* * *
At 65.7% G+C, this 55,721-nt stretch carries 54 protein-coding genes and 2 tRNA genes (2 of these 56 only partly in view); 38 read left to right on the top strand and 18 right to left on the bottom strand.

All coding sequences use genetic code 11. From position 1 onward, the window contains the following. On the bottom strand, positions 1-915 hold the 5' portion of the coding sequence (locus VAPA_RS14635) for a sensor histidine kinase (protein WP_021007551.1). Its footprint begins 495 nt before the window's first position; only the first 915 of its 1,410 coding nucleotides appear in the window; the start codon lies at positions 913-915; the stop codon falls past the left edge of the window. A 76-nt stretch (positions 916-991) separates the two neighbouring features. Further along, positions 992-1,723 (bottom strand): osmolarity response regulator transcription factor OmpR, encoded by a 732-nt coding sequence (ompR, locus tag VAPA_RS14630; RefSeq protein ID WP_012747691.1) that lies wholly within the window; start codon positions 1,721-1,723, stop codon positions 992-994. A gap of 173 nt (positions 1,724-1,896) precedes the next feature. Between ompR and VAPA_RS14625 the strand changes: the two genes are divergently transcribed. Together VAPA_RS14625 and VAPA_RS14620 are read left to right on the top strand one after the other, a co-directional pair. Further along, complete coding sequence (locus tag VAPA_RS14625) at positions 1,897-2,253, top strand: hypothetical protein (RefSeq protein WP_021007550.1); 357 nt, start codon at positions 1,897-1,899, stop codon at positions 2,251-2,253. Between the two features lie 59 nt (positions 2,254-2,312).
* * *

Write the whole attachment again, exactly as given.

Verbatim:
At 65.7% G+C, this 55,721-nt stretch carries 54 protein-coding genes and 2 tRNA genes (2 of these 56 only partly in view); 38 read left to right on the top strand and 18 right to left on the bottom strand.

All coding sequences use genetic code 11. From position 1 onward, the window contains the following. On the bottom strand, positions 1-915 hold the 5' portion of the coding sequence (locus VAPA_RS14635) for a sensor histidine kinase (protein WP_021007551.1). Its footprint begins 495 nt before the window's first position; only the first 915 of its 1,410 coding nucleotides appear in the window; the start codon lies at positions 913-915; the stop codon falls past the left edge of the window. A 76-nt stretch (positions 916-991) separates the two neighbouring features. Further along, positions 992-1,723 (bottom strand): osmolarity response regulator transcription factor OmpR, encoded by a 732-nt coding sequence (ompR, locus tag VAPA_RS14630; RefSeq protein ID WP_012747691.1) that lies wholly within the window; start codon positions 1,721-1,723, stop codon positions 992-994. A gap of 173 nt (positions 1,724-1,896) precedes the next feature. Between ompR and VAPA_RS14625 the strand changes: the two genes are divergently transcribed. Together VAPA_RS14625 and VAPA_RS14620 are read left to right on the top strand one after the other, a co-directional pair. Further along, complete coding sequence (locus tag VAPA_RS14625) at positions 1,897-2,253, top strand: hypothetical protein (RefSeq protein WP_021007550.1); 357 nt, start codon at positions 1,897-1,899, stop codon at positions 2,251-2,253. Between the two features lie 59 nt (positions 2,254-2,312).